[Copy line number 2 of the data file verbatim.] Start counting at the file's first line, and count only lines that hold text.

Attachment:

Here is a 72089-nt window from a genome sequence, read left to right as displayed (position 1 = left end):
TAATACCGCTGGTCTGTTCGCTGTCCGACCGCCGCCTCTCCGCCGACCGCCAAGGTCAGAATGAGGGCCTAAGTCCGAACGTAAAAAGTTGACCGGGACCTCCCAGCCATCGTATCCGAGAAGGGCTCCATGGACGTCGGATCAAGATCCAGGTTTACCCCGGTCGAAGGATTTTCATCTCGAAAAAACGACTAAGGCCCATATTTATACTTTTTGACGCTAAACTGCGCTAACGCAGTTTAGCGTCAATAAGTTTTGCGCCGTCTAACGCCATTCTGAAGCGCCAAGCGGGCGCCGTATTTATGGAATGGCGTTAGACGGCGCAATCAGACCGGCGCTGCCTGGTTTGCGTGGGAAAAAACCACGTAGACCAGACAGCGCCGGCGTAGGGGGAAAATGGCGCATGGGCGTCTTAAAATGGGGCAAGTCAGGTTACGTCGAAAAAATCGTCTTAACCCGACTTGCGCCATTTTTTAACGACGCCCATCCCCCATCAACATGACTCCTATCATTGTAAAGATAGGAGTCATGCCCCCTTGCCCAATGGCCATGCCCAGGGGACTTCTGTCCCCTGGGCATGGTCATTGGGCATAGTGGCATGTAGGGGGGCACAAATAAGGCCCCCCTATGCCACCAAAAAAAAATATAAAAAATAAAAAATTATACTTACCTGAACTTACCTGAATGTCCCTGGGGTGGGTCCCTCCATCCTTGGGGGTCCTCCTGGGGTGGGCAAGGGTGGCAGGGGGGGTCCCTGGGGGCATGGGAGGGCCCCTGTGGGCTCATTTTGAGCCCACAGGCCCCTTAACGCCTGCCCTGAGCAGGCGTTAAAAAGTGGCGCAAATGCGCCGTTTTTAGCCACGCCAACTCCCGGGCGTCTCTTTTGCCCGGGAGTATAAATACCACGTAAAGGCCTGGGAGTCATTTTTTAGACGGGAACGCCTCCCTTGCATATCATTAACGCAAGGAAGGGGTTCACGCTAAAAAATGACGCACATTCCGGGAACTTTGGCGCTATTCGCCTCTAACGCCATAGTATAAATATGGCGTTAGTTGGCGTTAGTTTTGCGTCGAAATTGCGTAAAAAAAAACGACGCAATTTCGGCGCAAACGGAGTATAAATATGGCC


TAATACCGCTGGTCTGTTCGCTGTCCGACCGCCGCCTCTCCGCCGACCGCCAAGGTCAGAATGAGGGCCTAAGTCCGAACGTAAAAAGTTGACCGGGACCTCCCAGCCATCGTATCCGAGAAGGGCTCCATGGACGTCGGATCAAGATCCAGGTTTACCCCGGTCGAAGGATTTTCATCTCGAAAAAACGACTAAGGCCCATATTTATACTTTTTGACGCTAAACTGCGCTAACGCAGTTTAGCGTCAATAAGTTTTGCGCCGTCTAACGCCATTCTGAAGCGCCAAGCGGGCGCCGTATTTATGGAATGGCGTTAGACGGCGCAATCAGACCGGCGCTGCCTGGTTTGCGTGGGAAAAAACCACGTAGACCAGACAGCGCCGGCGTAGGGGGAAAATGGCGCATGGGCGTCTTAAAATGGGGCAAGTCAGGTTACGTCGAAAAAATCGTCTTAACCCGACTTGCGCCATTTTTTAACGACGCCCATCCCCCATCAACATGACTCCTATCATTGTAAAGATAGGAGTCATGCCCCCTTGCCCAATGGCCATGCCCAGGGGACTTCTGTCCCCTGGGCATGGTCATTGGGCATAGTGGCATGTAGGGGGGCACAAATAAGGCCCCCCTATGCCACCAAAAAAAAATATAAAAAATAAAAAATTATACTTACCTGAACTTACCTGAATGTCCCTGGGGTGGGTCCCTCCATCCTTGGGGGTCCTCCTGGGGTGGGCAAGGGTGGCAGGGGGGGTCCCTGGGGGCATGGGAGGGCCCCTGTGGGCTCATTTTGAGCCCACAGGCCCCTTAACGCCTGCCCTGAGCAGGCGTTAAAAAGTGGCGCAAATGCGCCGTTTTTAGCCACGCCAACTCCCGGGCGTCTCTTTTGCCCGGGAGTATAAATACCACGTAAAGGCCTGGGAGTCATTTTTTAGACGGGAACGCCTCCCTTGCATATCATTAACGCAAGGAAGGGGTTCACGCTAAAAAATGACGCACATTCCGGGAACTTTGGCGCTATTCGCCTCTAACGCCATAGTATAAATATGGCGTTAGTTGGCGTTAGTTTTGCGTCGAAATTGCGTAAAAAAAAACGACGCAATTTCGGCGCAAACGGAGTATAAATATGGCC